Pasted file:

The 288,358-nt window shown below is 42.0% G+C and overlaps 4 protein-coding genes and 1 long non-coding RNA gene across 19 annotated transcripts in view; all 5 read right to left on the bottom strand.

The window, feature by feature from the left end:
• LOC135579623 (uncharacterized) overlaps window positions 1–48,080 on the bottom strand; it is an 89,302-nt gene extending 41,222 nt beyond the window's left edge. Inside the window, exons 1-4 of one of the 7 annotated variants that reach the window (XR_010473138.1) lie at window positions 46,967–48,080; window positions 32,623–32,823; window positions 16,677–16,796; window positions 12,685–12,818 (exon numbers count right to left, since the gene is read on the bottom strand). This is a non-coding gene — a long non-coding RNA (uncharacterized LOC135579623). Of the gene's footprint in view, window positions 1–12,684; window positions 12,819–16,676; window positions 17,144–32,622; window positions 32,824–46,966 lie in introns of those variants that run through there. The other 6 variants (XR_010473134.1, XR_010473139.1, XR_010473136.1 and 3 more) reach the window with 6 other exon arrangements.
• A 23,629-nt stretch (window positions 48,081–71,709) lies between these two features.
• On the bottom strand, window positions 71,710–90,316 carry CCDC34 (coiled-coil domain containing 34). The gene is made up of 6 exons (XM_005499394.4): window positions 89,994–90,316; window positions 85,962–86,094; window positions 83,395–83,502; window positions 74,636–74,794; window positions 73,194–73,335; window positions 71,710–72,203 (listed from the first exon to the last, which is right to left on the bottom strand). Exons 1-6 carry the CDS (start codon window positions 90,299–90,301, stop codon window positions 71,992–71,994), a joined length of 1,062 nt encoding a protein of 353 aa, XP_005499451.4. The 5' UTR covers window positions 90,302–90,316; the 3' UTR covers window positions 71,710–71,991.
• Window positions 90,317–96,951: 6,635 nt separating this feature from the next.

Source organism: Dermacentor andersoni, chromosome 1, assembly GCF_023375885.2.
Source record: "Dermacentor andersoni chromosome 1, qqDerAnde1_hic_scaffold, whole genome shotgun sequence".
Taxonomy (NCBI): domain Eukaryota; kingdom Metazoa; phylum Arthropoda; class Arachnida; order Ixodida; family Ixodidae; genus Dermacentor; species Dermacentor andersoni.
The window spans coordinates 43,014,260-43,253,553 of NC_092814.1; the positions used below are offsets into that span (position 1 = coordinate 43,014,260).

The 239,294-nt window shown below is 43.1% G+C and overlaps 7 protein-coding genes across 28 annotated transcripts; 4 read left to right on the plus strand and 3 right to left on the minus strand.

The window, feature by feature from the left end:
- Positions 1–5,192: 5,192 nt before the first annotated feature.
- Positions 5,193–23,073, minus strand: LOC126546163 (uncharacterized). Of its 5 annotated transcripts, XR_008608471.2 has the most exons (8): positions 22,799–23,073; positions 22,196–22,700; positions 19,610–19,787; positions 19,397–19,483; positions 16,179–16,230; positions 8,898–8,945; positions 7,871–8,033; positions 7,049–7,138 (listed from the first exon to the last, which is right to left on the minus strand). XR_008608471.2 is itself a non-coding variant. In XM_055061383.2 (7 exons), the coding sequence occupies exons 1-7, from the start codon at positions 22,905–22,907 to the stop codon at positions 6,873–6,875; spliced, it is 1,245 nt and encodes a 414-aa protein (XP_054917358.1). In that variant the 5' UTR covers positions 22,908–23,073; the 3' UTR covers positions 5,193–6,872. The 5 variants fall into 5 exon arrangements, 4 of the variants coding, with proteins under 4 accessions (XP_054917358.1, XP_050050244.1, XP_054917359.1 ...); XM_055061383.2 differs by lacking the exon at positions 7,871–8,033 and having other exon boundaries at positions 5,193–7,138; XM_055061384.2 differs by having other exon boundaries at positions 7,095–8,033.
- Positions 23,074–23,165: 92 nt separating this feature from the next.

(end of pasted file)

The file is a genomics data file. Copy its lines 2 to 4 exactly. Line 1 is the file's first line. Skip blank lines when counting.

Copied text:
The window, feature by feature from the left end:
• LOC135579623 (uncharacterized) overlaps window positions 1–48,080 on the bottom strand; it is an 89,302-nt gene extending 41,222 nt beyond the window's left edge. Inside the window, exons 1-4 of one of the 7 annotated variants that reach the window (XR_010473138.1) lie at window positions 46,967–48,080; window positions 32,623–32,823; window positions 16,677–16,796; window positions 12,685–12,818 (exon numbers count right to left, since the gene is read on the bottom strand). This is a non-coding gene — a long non-coding RNA (uncharacterized LOC135579623). Of the gene's footprint in view, window positions 1–12,684; window positions 12,819–16,676; window positions 17,144–32,622; window positions 32,824–46,966 lie in introns of those variants that run through there. The other 6 variants (XR_010473134.1, XR_010473139.1, XR_010473136.1 and 3 more) reach the window with 6 other exon arrangements.
• A 23,629-nt stretch (window positions 48,081–71,709) lies between these two features.